Atropine is found with hyoscamine in the deadly nightshade plant atropa belladonna. Hyoscyamine is optically active, [a ]D -22o but readily hydrolyses to atropine on hydrolysis in aqueous alcohol. Thus atropine is (±)-hyoscamine [6].

The structure of atropine was investigated by R Willstätter in the late 1890's. It was found that on hydrolysis, atropine gave (±)-tropic acid and tropine, which was shown to be an alcohol.

Tropic acid was shown to have a molecular formula of C9H10O3 and lost a molecule of water to yield atropic acid on strong heating. Atropic acid, C9H8O2, had the structure (1) implying that tropic acid was either: compound (2) or (3):


Mackenzie and Wood showed that tropic acid was compound (2), 3-hydroxy-2-phenylpropanoic acid, by unambiguous synthesis in 1919 while Fodor, et al, demonstrated the absolute configuration by its correlation with (-)-alanine in 1961:

Tropine, C8H15ON contains a hydroxyl group and behaves as a saturated compound. Ladenburg (1883, 1887) demonstrated that the molecule contained a reduced pyridine nucleus. His work lead him to propose two possible structures for tropine, (4) and (5):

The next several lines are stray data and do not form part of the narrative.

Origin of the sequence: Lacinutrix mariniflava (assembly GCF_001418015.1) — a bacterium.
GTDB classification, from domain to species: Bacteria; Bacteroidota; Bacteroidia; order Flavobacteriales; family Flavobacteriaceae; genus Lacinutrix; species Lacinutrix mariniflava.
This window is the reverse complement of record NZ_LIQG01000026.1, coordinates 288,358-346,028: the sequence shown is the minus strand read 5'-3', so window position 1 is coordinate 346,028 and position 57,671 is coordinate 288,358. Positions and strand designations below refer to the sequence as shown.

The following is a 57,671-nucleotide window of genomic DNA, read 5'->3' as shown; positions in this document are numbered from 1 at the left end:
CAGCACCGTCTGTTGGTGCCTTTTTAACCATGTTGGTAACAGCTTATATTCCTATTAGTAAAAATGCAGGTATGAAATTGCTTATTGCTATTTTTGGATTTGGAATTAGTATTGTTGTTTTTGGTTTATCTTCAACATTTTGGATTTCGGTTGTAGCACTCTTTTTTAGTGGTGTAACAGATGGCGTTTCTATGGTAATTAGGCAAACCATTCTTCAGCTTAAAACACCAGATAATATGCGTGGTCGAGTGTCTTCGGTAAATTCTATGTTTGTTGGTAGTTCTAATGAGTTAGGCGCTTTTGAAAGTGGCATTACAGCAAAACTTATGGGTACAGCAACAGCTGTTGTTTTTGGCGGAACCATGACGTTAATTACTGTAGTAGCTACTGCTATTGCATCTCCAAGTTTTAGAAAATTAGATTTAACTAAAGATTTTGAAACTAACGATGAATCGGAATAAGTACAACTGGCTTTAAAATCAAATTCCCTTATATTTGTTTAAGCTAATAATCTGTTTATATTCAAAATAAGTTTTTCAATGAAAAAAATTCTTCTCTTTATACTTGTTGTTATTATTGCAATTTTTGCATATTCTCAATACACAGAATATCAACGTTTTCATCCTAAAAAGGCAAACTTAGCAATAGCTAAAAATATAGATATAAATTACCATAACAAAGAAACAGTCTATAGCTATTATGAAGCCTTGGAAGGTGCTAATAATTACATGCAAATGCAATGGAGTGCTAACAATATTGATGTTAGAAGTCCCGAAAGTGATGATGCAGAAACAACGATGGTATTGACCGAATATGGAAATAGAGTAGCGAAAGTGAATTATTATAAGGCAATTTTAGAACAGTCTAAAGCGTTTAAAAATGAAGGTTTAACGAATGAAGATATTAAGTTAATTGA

Merling (1891) obtained tropinic acid by oxidation of tropine using chromium trioxide. Tropinic acid was shown to be a dicarboxylic acid which contained the same number of carbon atoms as tropine:


Since tropinic acid is a dicarboxylic acid and no carbon is lost in the oxidation, the alcohol group oxidation must have involved ring cleavage and so the hydroxyl group had to be within a ring. This made the Ladenburg structures untenable and so Merlin proposed either structure (6) or (7) for tropine:

Willstätter (1895 - 1891) notes that tropinone was formed during oxidation prior to ring cleavage. This substance was a ketone which was demonstrated to contain the CH2COCH2 moiety by the formation of dibenzylidene and di-oximino derivatives. This, in turn, made Merling's structures untenable and so Willstätter proposed structure (8) for tropine:


The structure of tropine has been confirmed to be (8) by synthesis by Willstätter (1900 - 1903) and by Robinson (1917) - see section on synthesis.

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